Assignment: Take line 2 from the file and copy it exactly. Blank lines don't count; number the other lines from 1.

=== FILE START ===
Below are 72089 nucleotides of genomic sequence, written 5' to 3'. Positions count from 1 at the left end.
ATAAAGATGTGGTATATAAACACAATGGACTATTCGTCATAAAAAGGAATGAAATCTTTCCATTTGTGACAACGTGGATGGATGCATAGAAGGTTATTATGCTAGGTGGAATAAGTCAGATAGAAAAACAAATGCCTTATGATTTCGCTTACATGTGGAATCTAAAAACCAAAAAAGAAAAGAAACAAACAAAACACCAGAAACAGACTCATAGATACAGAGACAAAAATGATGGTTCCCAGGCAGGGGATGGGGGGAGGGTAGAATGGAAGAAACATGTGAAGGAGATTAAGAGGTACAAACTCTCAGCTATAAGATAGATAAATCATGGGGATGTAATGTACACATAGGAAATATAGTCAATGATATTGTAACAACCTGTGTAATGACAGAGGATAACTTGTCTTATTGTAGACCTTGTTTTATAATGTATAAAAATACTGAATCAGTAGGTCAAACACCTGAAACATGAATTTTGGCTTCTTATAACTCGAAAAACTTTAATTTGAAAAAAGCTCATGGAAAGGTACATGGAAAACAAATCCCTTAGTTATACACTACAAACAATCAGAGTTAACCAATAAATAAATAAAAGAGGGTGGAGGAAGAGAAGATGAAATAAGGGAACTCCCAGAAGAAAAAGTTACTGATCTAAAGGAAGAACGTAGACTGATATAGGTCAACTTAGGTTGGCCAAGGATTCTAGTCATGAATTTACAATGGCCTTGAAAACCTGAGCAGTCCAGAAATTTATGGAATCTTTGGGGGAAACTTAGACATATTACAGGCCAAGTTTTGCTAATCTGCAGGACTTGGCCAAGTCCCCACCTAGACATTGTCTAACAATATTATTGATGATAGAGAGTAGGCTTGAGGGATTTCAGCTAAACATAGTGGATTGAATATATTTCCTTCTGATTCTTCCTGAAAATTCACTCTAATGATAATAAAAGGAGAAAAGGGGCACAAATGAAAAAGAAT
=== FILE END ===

ATAAAGATGTGGTATATAAACACAATGGACTATTCGTCATAAAAAGGAATGAAATCTTTCCATTTGTGACAACGTGGATGGATGCATAGAAGGTTATTATGCTAGGTGGAATAAGTCAGATAGAAAAACAAATGCCTTATGATTTCGCTTACATGTGGAATCTAAAAACCAAAAAAGAAAAGAAACAAACAAAACACCAGAAACAGACTCATAGATACAGAGACAAAAATGATGGTTCCCAGGCAGGGGATGGGGGGAGGGTAGAATGGAAGAAACATGTGAAGGAGATTAAGAGGTACAAACTCTCAGCTATAAGATAGATAAATCATGGGGATGTAATGTACACATAGGAAATATAGTCAATGATATTGTAACAACCTGTGTAATGACAGAGGATAACTTGTCTTATTGTAGACCTTGTTTTATAATGTATAAAAATACTGAATCAGTAGGTCAAACACCTGAAACATGAATTTTGGCTTCTTATAACTCGAAAAACTTTAATTTGAAAAAAGCTCATGGAAAGGTACATGGAAAACAAATCCCTTAGTTATACACTACAAACAATCAGAGTTAACCAATAAATAAATAAAAGAGGGTGGAGGAAGAGAAGATGAAATAAGGGAACTCCCAGAAGAAAAAGTTACTGATCTAAAGGAAGAACGTAGACTGATATAGGTCAACTTAGGTTGGCCAAGGATTCTAGTCATGAATTTACAATGGCCTTGAAAACCTGAGCAGTCCAGAAATTTATGGAATCTTTGGGGGAAACTTAGACATATTACAGGCCAAGTTTTGCTAATCTGCAGGACTTGGCCAAGTCCCCACCTAGACATTGTCTAACAATATTATTGATGATAGAGAGTAGGCTTGAGGGATTTCAGCTAAACATAGTGGATTGAATATATTTCCTTCTGATTCTTCCTGAAAATTCACTCTAATGATAATAAAAGGAGAAAAGGGGCACAAATGAAAAAGAAT